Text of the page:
“I think if there was any­one who could step in­to the former speak­er’s shoes it is go­ing to be him,” Rep. Frank Lu­cas told Na­tion­al Journ­al. “I know there are con­cerns about how many days of week or how many or hours he com­mits, but like everything else in life, it is not volume, it is qual­ity.”

So what’s Ry­an’s plan to bring in Boehner­loads of money while still spend­ing time with his kids?

Ry­an’s al­lies say he’ll find a way to do more with few­er hours. An avid golfer, Boehner was known to raise money leis­urely. He pre­ferred spend­ing long af­ter­noons on the golf course on a Sat­urday rather than just a two-hour din­ner re­cep­tion. As whip, Scal­ise has made use of his travel days—the Monday and Fri­day when he is of­ten com­mut­ing between Louisi­ana and Wash­ing­ton—to raise money. He can make it to D.C. by way of cit­ies like Hou­s­ton or New York, stop­ping briefly to fun­draise. It is a mod­el that Ry­an, who com­mutes between D.C. and south­ern Wis­con­sin, has also used.

“This was his life, his love, his com­mit­ment. This was his bliss,” said Rep. Cyn­thia Lum­mis, a Re­pub­lic­an from Wyom­ing, about Boehner’s fun­drais­ing style. “I have a feel­ing these guys will al­most be like a young med­ic­al prac­tice where they will be on call. I think they will fall more in­to a ro­ta­tion so all the bur­den is not on the speak­er. “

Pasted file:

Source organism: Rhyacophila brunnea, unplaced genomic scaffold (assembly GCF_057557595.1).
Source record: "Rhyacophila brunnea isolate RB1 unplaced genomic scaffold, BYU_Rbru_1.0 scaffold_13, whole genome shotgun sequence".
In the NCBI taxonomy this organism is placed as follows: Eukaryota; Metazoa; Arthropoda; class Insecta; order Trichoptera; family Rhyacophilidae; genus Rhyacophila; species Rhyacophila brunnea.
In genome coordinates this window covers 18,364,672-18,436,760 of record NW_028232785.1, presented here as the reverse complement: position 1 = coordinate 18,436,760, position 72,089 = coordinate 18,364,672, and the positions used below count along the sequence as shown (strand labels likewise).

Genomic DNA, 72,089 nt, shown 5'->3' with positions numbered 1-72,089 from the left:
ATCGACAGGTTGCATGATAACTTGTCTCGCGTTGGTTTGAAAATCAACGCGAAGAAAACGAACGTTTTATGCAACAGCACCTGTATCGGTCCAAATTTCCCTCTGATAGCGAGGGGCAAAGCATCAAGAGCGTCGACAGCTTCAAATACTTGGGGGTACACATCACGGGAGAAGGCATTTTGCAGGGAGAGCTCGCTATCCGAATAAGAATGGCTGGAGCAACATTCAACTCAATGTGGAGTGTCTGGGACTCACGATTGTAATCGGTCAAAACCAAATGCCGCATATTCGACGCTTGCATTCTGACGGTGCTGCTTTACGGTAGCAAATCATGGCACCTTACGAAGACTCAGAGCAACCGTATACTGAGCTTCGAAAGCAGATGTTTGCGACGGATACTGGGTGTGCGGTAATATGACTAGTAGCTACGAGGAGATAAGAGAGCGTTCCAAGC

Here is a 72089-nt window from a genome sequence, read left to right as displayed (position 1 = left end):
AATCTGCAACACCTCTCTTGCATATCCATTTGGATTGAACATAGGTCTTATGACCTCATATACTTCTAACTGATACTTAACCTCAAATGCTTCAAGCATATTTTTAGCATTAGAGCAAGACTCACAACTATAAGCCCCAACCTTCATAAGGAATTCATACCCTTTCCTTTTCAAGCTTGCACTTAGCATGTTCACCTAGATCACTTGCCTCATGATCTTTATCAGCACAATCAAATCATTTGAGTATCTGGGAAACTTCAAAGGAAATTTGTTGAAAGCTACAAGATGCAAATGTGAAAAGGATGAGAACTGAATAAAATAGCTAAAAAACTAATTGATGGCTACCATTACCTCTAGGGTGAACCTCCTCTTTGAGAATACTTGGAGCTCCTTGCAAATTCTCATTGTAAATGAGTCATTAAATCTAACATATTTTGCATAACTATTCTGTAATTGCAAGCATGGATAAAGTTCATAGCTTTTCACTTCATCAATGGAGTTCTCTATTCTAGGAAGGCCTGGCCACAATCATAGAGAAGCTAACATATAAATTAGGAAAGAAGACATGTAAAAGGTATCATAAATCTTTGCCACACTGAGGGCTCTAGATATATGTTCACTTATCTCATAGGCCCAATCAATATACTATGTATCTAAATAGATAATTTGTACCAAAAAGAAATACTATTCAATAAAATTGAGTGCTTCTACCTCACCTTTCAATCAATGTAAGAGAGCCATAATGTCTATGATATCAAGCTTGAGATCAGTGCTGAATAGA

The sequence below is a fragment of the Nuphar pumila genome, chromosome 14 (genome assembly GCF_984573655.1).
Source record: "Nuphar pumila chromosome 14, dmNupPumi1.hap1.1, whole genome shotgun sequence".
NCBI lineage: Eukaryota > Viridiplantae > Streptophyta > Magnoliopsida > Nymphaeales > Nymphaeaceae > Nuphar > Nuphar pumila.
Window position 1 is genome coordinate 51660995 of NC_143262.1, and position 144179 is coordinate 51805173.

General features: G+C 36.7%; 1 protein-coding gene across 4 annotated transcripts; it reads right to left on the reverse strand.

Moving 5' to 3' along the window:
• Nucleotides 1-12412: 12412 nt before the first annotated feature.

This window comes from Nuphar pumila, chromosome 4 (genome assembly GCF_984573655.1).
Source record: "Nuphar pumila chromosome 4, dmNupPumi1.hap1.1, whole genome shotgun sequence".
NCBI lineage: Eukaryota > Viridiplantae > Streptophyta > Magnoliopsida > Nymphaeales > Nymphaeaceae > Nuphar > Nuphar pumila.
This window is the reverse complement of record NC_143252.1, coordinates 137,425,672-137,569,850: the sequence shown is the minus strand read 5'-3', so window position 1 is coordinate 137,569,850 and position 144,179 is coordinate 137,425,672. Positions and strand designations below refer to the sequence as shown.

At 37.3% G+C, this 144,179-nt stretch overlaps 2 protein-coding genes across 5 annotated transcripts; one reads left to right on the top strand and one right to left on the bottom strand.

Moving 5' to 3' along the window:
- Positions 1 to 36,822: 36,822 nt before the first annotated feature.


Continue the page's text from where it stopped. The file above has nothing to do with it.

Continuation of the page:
In re­cent years, the Na­tion­al Re­pub­lic­an Con­gres­sion­al Com­mit­tee has fallen short of the Demo­crat­ic Con­gres­sion­al Cam­paign Com­mit­tee on fun­drais­ing. But Re­pub­lic­ans have still man­aged to se­cure ma­jor ma­jor­it­ies in the House, and Ry­an has prom­ised to fo­cus his fun­drais­ing time on the NR­CC in­stead of the RNC.

Mod­er­ate Re­pub­lic­ans have been an­noyed that the Far Right has at­tacked Ry­an on fun­drais­ing at all, giv­en that the NR­CC’s short­com­ings can some­times be traced back to less-gen­er­ous mem­bers who don’t meet their party’s fun­drais­ing dues.

“For good­ness sakes, the guy is bet­ter known than any­one in the House cham­ber, he has demon­strated his fun­drais­ing prowess up here. He was the chair­man of the RNC pres­id­en­tial trust, and look, he prob­ably has the best small-donor name that any­body could have,” said Rep. Tom Cole, who is close to Ry­an and lead­er­ship. “Most of the people com­plain­ing, by the way, are people who don’t raise any money them­selves.”

Even Demo­crats like former DCCC Chair­man Steve Is­rael aren’t pre­dict­ing that Ry­an will come up short on fun­drais­ing—though they’re couch­ing it in a far-less com­pli­ment­ary fash­ion.

“I don’t think Paul Ry­an needs to be out there rais­ing money every week­end for the party. The spe­cial in­terests that he has tried to re­ward by tak­ing $800 bil­lion away from Medi­care will be happy to just sign whatever checks he asks for,” Is­rael said.